02 July 2014
Vienna, Austria

Best Practices to Protect Electricity Networks from Natural Disasters

IIASA researchers contribute to OSCE Expert Workshop on “Sharing Best Practices to Protect Electricity Networks from Natural Disasters”

electricity grids

electricity grids

IIASA researchers will share their research insights on the protection of electricity networks from natural disasters at the Expert Worshop on "Best Practices to Protect Electricity Networks from Natural Disasters” organized by the Office of the Coordinator of OSCE  Economic and Environmental Activities. The workshop will address the entire process of protecting electricity networks from natural disasters, including risk assessment, mitigation, management and recovery. 

IIASA expertise on electricity networks is based on several major research projects such as DESERTECTION (the Social and Environmental Challenges of European-MENA Renewable Power Cooperation) and BESTGRID, a project working on modernizing and expanding the current European electricity grid for the integration of a growing share of electricity from renewable sources.

RPV (Risk, Policy and Vulnerability Program) researcher Nadejda Komendatova will speak about the need for a new governance approach to protect electricity networks from natural hazards. The new approach takes into consideration current conditions of electricity transmission and distribution networks as well as cross-border interconnectors, which include aging infrastructure, difficulties for siting new transmission grids due to regulatory processes and public acceptance issues. The new risk governance approach also includes changing requirements on grid architecture caused by diversification of electricity supply from intermittent renewable energy sources located in different areas. At the same time, protection of electricity networks requires consideration of cascading effects among different natural hazards and risks affecting different elements of the grid. Thus, protecting electricity networks will require not only technical and economic capacities but also an understanding of complex processes including decision-making, institutional structures, public acceptance and risks perceptions of different stakeholders.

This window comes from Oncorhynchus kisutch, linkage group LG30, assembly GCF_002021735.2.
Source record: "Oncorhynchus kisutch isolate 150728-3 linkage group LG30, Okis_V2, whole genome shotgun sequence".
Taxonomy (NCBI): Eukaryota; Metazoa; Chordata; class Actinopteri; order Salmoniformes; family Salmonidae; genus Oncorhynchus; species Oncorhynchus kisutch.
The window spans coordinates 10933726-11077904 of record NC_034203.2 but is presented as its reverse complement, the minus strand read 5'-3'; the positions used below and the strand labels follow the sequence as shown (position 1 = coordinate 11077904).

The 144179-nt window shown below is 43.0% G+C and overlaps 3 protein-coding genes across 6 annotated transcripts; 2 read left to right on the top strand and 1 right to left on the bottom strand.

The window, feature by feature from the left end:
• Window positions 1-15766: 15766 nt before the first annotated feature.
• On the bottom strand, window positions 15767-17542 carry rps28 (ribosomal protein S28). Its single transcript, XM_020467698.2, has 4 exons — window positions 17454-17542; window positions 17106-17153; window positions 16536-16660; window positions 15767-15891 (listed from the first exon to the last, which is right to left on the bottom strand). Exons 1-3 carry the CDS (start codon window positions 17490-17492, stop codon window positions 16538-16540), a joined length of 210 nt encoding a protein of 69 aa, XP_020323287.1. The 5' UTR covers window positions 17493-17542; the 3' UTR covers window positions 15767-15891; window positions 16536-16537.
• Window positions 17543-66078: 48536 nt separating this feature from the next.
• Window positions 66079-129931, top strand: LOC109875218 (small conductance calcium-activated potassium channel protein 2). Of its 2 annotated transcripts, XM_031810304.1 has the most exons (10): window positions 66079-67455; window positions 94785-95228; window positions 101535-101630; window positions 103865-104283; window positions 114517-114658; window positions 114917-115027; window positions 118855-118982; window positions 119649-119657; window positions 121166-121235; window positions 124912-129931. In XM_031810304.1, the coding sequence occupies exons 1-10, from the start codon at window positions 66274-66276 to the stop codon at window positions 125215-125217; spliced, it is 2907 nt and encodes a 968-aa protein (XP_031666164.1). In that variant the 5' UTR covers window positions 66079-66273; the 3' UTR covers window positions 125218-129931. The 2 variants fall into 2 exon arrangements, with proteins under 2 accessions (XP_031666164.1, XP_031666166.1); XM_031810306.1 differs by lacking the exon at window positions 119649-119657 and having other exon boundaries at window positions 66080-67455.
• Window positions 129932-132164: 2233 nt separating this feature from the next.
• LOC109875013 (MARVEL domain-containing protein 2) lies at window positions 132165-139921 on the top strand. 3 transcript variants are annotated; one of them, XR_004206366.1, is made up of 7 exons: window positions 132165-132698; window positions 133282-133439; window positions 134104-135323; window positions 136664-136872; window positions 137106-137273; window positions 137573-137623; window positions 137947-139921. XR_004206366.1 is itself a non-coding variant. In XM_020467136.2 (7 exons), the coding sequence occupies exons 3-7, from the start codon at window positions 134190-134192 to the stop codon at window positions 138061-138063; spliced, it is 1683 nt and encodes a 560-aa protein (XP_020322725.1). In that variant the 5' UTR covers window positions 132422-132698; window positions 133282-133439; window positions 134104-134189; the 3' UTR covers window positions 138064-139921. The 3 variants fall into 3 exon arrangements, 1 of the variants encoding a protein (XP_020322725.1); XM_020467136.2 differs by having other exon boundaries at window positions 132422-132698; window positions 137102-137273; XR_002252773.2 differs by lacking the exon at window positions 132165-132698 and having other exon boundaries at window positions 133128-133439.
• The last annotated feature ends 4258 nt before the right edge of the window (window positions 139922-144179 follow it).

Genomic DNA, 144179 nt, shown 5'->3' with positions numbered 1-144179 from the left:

IIASA researcher Wei Liu will address the need to include multiple perspectives of resilience of electricity networks. Currently, resilience of electricity networks is mainly framed within two major paradigms: engineering resilience, which focuses on efficiency, constancy and predictability, and ecological resilience, the capacity of a system to absorb disturbance and reorganize while undergoing change. Resilience of electricity networks can be outlined with four Rs:

  • robustness as ability to withstand a shock,
  • redundancy as functional diversity,
  • resourcefulness as ability to mobilize when threatened and
  • rapidity as ability to contain losses and recover in timely manner. 

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Last edited: 16 October 2014


Nadejda Komendantova

Research Group Leader and Senior Research Scholar Cooperation and Transformative Governance Research Group - Advancing Systems Analysis Program

summary report of OSCE expert workshop

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